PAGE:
– NCLB implications are significant, especially for minorities
I blogged earlier on how the National Assessment of Educational Progress (NAEP) shows scoring of the Kentucky Core Content Test (KCCT) in math has been inflating over time.
Let’s look at how bad that inflation was in the 2009 math tests. We will see that the errors in reporting the true performance of black students for No Child Left Behind (NCLB) are particularly disturbing.
The graph above explores the difference between the 2009 math proficiency rates reported on the KCCT and those reported by the NAEP. I present data for various reporting groupings and grades.
The far left bar, for example, shows that the proficiency rate reported by the KCCT for all fourth grade students was 93 percent higher than the rate NAEP reported, or nearly double the proficiency rate in the NAEP.
In general, for most of the categories in the graph, the graph shows the KCCT math scores are inflated to about twice the NAEP reported figures. That is a pretty significant error.
However, there is one, very notable, exception.
KCCT math proficiency rates for our black students are hugely inflated in 2009.
KCCT inflation has profound implications for the accuracy of the NCLB ratings for schools in 2009 because the KCCT math test is one of the two academic tests used for NCLB reporting.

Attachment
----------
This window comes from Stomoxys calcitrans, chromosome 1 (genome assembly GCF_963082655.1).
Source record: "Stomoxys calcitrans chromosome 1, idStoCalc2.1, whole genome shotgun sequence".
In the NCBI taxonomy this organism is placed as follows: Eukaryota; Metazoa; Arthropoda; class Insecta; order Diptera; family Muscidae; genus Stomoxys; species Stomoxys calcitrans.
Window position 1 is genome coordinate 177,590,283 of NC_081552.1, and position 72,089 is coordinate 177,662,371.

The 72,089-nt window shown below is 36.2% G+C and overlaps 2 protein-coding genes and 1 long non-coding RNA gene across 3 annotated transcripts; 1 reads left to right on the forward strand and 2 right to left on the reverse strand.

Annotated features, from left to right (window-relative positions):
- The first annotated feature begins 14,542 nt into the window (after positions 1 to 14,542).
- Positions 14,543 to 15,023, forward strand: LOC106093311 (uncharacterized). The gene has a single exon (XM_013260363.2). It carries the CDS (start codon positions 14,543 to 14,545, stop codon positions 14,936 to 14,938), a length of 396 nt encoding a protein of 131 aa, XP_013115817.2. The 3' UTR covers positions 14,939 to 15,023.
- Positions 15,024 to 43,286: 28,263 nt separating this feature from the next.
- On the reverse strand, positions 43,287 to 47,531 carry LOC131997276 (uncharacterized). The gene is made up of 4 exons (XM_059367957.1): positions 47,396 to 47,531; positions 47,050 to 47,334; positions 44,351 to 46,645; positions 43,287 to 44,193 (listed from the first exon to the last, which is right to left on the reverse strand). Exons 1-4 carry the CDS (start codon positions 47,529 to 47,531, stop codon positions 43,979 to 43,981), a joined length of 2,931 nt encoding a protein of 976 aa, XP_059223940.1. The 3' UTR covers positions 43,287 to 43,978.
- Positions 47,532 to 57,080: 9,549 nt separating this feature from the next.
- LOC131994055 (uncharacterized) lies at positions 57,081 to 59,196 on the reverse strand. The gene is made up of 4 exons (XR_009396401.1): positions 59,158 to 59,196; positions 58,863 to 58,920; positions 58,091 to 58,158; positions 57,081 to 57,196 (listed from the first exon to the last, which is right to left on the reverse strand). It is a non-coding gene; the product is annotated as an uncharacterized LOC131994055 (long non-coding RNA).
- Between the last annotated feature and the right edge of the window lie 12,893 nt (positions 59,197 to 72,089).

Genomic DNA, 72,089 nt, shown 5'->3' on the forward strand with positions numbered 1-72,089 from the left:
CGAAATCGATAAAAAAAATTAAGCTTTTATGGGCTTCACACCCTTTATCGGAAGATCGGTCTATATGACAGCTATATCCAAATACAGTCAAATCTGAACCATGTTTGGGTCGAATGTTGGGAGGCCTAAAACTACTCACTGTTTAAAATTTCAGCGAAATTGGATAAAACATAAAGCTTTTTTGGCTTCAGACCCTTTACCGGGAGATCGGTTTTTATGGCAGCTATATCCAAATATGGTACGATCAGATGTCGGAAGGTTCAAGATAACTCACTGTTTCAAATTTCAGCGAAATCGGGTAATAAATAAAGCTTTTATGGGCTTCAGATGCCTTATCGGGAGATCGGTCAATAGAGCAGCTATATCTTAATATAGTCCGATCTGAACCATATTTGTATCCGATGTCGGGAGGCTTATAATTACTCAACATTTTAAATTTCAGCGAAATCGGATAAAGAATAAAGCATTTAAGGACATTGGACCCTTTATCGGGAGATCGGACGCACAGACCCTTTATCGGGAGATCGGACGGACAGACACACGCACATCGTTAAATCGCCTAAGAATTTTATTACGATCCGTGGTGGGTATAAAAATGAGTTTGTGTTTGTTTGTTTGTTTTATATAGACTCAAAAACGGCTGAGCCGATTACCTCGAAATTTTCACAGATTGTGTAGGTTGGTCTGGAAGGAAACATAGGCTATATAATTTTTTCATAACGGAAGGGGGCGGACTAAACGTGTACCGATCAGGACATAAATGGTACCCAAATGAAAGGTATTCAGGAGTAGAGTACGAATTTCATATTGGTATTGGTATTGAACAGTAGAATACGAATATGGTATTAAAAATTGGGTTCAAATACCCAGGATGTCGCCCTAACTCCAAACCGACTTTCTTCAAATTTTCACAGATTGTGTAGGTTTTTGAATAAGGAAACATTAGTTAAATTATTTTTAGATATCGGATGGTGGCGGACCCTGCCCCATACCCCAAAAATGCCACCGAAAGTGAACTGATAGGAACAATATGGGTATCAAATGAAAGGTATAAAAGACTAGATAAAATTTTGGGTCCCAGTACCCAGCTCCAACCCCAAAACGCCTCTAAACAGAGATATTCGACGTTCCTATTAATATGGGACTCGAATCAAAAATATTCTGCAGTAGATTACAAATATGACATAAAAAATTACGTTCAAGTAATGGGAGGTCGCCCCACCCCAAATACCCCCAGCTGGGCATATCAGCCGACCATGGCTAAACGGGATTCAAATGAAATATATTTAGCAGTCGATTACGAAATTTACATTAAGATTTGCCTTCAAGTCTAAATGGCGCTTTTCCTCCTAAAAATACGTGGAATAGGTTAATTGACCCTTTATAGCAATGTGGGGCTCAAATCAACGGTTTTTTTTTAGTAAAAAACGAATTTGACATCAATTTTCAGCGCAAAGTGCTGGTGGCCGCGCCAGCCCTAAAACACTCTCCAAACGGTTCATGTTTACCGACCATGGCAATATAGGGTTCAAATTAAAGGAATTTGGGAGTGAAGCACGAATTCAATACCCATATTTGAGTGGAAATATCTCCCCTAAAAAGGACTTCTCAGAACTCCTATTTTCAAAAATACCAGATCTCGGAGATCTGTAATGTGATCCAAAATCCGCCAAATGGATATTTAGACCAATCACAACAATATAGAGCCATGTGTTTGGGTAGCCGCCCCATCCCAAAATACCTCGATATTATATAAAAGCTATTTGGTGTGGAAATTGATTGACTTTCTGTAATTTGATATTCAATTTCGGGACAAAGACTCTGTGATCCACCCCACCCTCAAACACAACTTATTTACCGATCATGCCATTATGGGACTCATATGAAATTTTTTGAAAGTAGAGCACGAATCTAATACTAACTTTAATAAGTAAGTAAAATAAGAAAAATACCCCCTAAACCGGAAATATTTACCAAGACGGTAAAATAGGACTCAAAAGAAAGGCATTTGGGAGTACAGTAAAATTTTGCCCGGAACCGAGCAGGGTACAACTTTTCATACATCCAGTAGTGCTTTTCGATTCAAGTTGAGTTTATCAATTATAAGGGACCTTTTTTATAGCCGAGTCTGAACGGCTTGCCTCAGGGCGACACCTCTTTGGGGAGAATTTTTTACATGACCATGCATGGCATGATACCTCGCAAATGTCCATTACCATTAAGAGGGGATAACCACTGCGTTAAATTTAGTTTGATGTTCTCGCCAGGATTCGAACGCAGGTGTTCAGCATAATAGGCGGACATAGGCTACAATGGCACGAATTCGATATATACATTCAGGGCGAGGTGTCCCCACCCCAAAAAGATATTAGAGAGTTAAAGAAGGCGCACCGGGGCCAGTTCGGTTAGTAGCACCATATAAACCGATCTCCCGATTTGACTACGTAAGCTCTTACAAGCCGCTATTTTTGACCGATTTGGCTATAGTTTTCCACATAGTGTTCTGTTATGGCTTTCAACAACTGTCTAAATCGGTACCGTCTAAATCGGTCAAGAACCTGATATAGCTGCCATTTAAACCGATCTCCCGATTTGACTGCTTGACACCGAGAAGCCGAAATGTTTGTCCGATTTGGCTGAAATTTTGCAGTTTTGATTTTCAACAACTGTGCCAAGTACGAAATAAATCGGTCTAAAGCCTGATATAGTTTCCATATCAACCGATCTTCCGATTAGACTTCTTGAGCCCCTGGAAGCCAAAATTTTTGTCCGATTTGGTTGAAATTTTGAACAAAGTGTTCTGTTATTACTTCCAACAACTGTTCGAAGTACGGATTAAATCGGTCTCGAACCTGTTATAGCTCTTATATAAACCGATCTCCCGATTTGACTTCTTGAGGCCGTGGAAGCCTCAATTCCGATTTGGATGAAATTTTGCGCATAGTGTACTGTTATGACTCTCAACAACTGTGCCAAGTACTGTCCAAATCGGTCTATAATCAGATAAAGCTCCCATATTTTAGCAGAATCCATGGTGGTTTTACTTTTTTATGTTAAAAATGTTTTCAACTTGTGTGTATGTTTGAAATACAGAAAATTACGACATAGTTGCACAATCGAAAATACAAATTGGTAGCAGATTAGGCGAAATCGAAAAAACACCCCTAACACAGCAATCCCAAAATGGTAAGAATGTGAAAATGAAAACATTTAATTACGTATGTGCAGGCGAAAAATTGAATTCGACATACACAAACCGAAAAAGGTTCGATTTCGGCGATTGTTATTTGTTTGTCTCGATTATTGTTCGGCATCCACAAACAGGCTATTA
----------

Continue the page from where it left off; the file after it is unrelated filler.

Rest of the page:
It looks like many schools may have avoided NCLB sanctions when they actually should have failed because of this student subgroups’ true performance.
As a consequence, more schools than reported probably should have failed to make adequate yearly progress in NCLB overall.
We showed in an earlier blog that constant inflation in KCCT scores has been the trend for some time. Now, we see that inflation is significant for many student groups, but especially so for Kentucky’s ranking student minority.
Details on the graph
Here is how the graph was assembled. The “All Student” fourth grade NAEP proficiency rate in the new NAEP Report Card is listed as 37 percent. In sharp contrast, in the new 2009 Statewide Interim Performance Report shows the KCCT fourth grade math proficiency rate for all students was much higher at 71.33 percent. That KCCT proficiency rate is 93 percent higher than the NAEP rate, as shown in the left-most bar in the graph.
Note that some of the NAEP data used to contruct the graph was assembled using the NAEP Data Explorer Web tool.